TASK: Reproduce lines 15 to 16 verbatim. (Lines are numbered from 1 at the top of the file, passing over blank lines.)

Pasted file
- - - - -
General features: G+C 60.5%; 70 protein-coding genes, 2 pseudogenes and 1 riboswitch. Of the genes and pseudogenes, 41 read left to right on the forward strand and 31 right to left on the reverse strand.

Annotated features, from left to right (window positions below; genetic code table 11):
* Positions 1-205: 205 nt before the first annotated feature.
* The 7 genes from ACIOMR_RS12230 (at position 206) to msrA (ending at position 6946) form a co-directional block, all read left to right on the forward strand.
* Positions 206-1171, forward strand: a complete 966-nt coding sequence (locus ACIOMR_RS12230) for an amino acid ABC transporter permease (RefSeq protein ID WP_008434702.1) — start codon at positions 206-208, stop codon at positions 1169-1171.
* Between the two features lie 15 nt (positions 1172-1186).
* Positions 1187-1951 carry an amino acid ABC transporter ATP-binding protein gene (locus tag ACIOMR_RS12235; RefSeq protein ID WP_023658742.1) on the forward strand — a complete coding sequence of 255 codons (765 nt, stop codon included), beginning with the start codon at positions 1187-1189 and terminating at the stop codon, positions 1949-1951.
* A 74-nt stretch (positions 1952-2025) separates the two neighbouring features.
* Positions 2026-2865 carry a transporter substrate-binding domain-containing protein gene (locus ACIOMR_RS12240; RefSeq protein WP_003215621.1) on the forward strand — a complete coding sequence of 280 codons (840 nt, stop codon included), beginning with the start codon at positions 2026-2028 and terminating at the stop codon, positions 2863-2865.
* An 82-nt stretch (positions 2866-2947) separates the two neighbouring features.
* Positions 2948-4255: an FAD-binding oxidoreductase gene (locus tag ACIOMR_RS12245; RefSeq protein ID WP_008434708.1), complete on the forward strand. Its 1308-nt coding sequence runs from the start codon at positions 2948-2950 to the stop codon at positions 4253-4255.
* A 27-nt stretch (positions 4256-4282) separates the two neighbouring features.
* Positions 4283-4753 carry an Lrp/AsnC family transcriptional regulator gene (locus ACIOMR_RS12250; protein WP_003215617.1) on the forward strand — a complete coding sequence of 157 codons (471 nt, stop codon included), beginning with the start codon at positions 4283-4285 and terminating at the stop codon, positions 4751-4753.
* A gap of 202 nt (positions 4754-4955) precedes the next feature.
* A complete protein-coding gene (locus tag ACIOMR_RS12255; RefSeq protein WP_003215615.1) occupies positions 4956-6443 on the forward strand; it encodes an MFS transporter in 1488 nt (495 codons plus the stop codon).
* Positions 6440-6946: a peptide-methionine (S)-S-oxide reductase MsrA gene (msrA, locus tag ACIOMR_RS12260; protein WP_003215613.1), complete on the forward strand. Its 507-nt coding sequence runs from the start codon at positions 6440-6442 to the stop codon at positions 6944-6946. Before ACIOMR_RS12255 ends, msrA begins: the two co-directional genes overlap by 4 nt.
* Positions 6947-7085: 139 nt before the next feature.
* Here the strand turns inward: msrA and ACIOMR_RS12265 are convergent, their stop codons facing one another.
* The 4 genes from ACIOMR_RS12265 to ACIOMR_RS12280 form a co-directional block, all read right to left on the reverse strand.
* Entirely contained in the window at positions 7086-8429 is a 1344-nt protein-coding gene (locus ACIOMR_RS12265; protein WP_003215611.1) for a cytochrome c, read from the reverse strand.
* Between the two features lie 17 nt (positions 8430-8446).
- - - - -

* A complete protein-coding gene (locus tag ACIOMR_RS12255; RefSeq protein WP_003215615.1) occupies positions 4956-6443 on the forward strand; it encodes an MFS transporter in 1488 nt (495 codons plus the stop codon).
* Positions 6440-6946: a peptide-methionine (S)-S-oxide reductase MsrA gene (msrA, locus tag ACIOMR_RS12260; protein WP_003215613.1), complete on the forward strand. Its 507-nt coding sequence runs from the start codon at positions 6440-6442 to the stop codon at positions 6944-6946. Before ACIOMR_RS12255 ends, msrA begins: the two co-directional genes overlap by 4 nt.